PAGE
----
Get vaccinated – it’s safe, effective, and free. Vaccination is the most important tool to end the COVID-19 pandemic. Every Californian 12 and up is now eligible for vaccination.
On this page:
- How to get vaccinated
- Who can get vaccinated
- How these vaccines work
- What to expect after vaccination
- Vaccine equity for hardest-hit communities
- Vaccination progress data
- Spread the news about the vaccines
- Questions and answers
How to get vaccinated:
You can also check with your healthcare provider or local pharmacy.
Who can get vaccinated
Any Californian aged 12 and up can get vaccinated, for free.
Your insurance or immigration status does not matter. No one will ask about your immigration status when you get vaccinated.
Vaccinations for kids
Pfizer’s COVID-19 vaccine is authorized by the FDA for kids aged 12 and up. It was found to be safe and effective in protecting children as young as 12 in clinical trials.
How these vaccines work
COVID-19 vaccines teach our immune systems how to fight the virus that causes COVID-19. It takes a few weeks after vaccination for the body to build immunity against the virus. That means it is possible you could still get COVID-19 just after vaccination.
What we know
- Vaccinations can prevent nearly all COVID-19-related hospitalizations and deaths. Post-vaccination cases are extremely rare.
- Vaccinations reduce the spread of COVID-19.
- COVID-19 vaccines are effective against variants of the virus currently circulating in the United States, including the Delta variant.
- People with weakened immune systems, including those who take immunosuppressive medications, may not be protected even if fully vaccinated.
What we’re still learning
- How long COVID-19 vaccine protection lasts.
What to expect after vaccination
What you can start to do
Once you’ve been fully vaccinated, you can resume most activities that you did prior to the pandemic.
Read more at the CDC’s When You’ve Been Fully Vaccinated.
You may have mild side effects
After COVID-19 vaccination, you may have some side effects. These are normal signs that your body is building immunity.
- You may have soreness, redness, or swelling where you got your shot
- You may feel tired or have a headache, muscle pain, chills, fever, or nausea
Side effects may affect your ability to do daily activities, but should go away in a few days. Some people have no side effects. Learn more about Possible Side Effects After Getting a COVID-19 Vaccine.
Rare but serious side effects
Rarely, women under 50 who get the Johnson & Johnson vaccine have a risk of blood clots with low platelets. This risk is not seen in other COVID-19 vaccines. Read CDPH’s Fact Sheet: Johnson & Johnson COVID-19 Vaccine Benefits and Risks.
Myocarditis and pericarditis
Some young people have developed inflammation of heart muscle or membrane after getting a Pfizer or Moderna vaccine. Despite this, the CDC believes that the benefits of COVID-19 vaccination outweigh the risks.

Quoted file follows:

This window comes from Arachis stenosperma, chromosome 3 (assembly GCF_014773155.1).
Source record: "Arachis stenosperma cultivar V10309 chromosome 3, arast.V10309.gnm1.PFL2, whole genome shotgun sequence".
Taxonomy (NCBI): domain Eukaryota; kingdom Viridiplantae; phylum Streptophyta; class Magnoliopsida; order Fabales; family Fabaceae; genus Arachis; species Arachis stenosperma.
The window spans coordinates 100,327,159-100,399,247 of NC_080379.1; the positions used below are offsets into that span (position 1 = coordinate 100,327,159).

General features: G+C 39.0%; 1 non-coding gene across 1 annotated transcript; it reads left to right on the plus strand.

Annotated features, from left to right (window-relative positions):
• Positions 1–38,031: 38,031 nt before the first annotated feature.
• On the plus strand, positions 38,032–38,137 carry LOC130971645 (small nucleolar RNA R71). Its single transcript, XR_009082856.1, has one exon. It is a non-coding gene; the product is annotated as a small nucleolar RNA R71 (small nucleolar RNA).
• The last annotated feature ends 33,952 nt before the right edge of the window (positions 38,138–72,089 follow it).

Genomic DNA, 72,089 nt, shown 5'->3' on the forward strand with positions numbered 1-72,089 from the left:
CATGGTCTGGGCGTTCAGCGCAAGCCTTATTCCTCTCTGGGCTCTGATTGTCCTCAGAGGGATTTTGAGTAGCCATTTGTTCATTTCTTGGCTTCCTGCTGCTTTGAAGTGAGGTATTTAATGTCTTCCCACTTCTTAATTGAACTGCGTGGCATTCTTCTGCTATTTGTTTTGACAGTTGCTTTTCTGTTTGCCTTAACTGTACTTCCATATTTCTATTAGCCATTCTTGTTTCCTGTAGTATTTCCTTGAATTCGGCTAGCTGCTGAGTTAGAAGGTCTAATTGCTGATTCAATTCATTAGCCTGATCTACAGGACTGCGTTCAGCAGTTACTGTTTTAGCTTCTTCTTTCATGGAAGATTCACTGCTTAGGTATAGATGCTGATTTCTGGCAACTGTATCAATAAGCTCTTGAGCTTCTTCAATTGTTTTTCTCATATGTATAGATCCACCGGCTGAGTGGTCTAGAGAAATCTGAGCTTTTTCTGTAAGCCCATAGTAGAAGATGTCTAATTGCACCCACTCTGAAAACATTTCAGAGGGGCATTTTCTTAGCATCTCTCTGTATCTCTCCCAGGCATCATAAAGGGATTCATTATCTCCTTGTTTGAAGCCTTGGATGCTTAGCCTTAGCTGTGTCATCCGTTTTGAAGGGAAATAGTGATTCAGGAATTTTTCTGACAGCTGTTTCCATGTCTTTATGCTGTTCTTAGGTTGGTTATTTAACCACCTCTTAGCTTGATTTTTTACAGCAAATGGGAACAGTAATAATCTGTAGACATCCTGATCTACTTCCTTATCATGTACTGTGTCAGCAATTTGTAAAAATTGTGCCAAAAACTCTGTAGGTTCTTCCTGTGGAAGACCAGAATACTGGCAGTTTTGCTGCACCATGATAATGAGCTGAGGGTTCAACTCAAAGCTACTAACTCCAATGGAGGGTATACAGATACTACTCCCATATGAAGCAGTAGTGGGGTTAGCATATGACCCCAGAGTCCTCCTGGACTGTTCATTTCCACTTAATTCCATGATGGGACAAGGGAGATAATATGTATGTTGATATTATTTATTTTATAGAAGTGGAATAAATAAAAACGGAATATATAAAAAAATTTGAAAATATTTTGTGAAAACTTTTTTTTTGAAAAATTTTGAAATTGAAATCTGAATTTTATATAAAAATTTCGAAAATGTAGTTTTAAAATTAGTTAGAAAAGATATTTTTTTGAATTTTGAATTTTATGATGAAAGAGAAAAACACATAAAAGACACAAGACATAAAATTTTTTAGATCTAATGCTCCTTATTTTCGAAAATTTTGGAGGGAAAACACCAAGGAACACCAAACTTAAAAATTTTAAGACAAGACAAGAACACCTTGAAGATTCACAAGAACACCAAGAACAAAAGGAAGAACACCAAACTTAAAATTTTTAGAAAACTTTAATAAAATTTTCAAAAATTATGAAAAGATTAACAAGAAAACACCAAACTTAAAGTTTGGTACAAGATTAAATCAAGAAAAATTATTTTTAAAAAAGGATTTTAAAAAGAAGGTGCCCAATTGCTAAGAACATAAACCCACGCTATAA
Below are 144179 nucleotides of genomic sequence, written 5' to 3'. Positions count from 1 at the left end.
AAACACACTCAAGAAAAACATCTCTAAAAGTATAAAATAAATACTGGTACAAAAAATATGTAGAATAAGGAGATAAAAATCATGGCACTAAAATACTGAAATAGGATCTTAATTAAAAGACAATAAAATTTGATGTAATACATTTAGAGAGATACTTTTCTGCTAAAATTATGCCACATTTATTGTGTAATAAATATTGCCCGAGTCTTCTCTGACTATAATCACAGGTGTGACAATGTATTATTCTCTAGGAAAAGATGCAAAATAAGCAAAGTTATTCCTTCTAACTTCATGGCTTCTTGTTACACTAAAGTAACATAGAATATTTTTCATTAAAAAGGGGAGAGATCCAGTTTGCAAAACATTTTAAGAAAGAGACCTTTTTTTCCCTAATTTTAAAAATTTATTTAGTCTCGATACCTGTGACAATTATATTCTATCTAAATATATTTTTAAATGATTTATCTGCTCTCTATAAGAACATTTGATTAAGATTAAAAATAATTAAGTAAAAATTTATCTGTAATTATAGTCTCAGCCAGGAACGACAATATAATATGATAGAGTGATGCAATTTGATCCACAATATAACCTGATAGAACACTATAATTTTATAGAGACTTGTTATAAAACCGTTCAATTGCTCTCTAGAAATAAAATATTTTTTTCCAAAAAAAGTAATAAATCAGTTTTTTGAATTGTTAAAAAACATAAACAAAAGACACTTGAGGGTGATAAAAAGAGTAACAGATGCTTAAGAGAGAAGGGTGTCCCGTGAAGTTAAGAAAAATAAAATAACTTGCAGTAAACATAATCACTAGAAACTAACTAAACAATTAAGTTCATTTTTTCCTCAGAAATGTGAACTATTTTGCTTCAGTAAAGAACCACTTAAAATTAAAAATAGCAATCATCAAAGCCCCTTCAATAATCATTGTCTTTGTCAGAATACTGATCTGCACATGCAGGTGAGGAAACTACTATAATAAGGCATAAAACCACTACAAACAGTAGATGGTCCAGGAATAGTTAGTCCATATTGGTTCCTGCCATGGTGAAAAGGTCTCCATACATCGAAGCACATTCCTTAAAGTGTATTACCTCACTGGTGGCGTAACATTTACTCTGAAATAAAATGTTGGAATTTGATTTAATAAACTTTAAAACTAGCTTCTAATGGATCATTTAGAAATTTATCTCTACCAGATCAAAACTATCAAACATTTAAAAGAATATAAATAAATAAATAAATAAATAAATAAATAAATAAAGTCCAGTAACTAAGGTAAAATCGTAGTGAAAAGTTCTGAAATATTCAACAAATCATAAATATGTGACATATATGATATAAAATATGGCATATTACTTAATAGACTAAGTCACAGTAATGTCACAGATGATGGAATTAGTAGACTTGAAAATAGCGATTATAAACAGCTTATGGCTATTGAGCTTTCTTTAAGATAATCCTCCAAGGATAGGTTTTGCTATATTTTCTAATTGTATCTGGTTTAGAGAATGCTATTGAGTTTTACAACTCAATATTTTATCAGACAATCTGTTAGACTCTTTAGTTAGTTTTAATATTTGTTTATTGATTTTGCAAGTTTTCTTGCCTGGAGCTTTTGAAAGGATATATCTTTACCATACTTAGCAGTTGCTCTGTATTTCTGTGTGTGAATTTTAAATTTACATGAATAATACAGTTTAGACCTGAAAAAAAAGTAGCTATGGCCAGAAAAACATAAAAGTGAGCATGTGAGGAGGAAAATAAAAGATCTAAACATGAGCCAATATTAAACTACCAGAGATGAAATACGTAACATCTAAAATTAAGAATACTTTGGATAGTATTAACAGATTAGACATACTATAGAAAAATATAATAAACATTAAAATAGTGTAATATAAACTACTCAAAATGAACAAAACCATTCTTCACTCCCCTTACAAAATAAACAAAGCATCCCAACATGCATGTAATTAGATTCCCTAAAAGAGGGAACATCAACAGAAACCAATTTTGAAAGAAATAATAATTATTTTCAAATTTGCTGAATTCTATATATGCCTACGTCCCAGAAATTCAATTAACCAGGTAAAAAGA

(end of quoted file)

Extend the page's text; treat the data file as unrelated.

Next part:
Reporting side effects of vaccines
If you have experienced a side effect after COVID-19 vaccination, you can report it to:
When to call the doctor
In most cases, discomfort from pain or fever is a normal sign that your body is building protection. Contact your doctor or healthcare provider:
- If the redness or tenderness where you got the shot gets worse after 24 hours
- If your side effects are worrying you or do not seem to be going away after a few days
If you get a COVID-19 vaccine and you have a severe reaction, seek immediate medical care by calling 911. Learn more about COVID-19 vaccines and rare severe allergic reactions.
Get a digital copy of your vaccine record
You can now get a digital copy of your vaccination record. This is called the Digital COVID-19 Vaccine Record. It’s available to you if:
- You got vaccinated in California, and
- Your information matches what is recorded in the state’s immunization systems.
To get your vaccine record:
- Go to myvaccinerecord.cdph.ca.gov
- Enter your:
- Date of birth
- Email or phone number you gave when vaccinated
- Create a four-digit PIN
This digital copy can be used as proof of vaccination.
See Frequently Asked Questions to learn more about your digital vaccine record.
If you have trouble
If you couldn’t get your vaccine record, you may need to correct or add some information. Follow the troubleshooting tips at cdph.ca.gov/covidvaccinerecord.
What might prevent you from getting your COVID-19 vaccination record:
- Your vaccination site does not report to the state’s immunization systems
- Your vaccination site didn’t report your vaccination
- The information you entered doesn’t match your record in the registry
To correct or update your vaccine record, start an online chat with My Turn’s Virtual Assistant.
Read CDPH’s Vaccine Record Guidelines & Standards for more information.
Vaccine equity for hardest-hit communities
The Governor announced seven equity strategies in California’s vaccine rollout to:
- Protect hard-to-reach communities
- Address vaccine questions, and
- Drive innovative efforts in communities hardest hit by the pandemic.
Spread the news about the vaccines
Vaccinate ALL 58 is our state’s awareness campaign. It promotes COVID-19 vaccination in all 58 counties in California.
Share that vaccination against COVID-19 is available and free. Visit the COVID-19 Response Toolkit page to find images and videos you can post on social media.
Commitment to safety and accuracy
California is making sure that the public has accurate information on COVID-19 vaccination.
If you hear vaccine-related rumors online or in your community, share with us at firstname.lastname@example.org.
CDPH reviews all emails to this address to better understand vaccine information gaps. They may contact you for more details.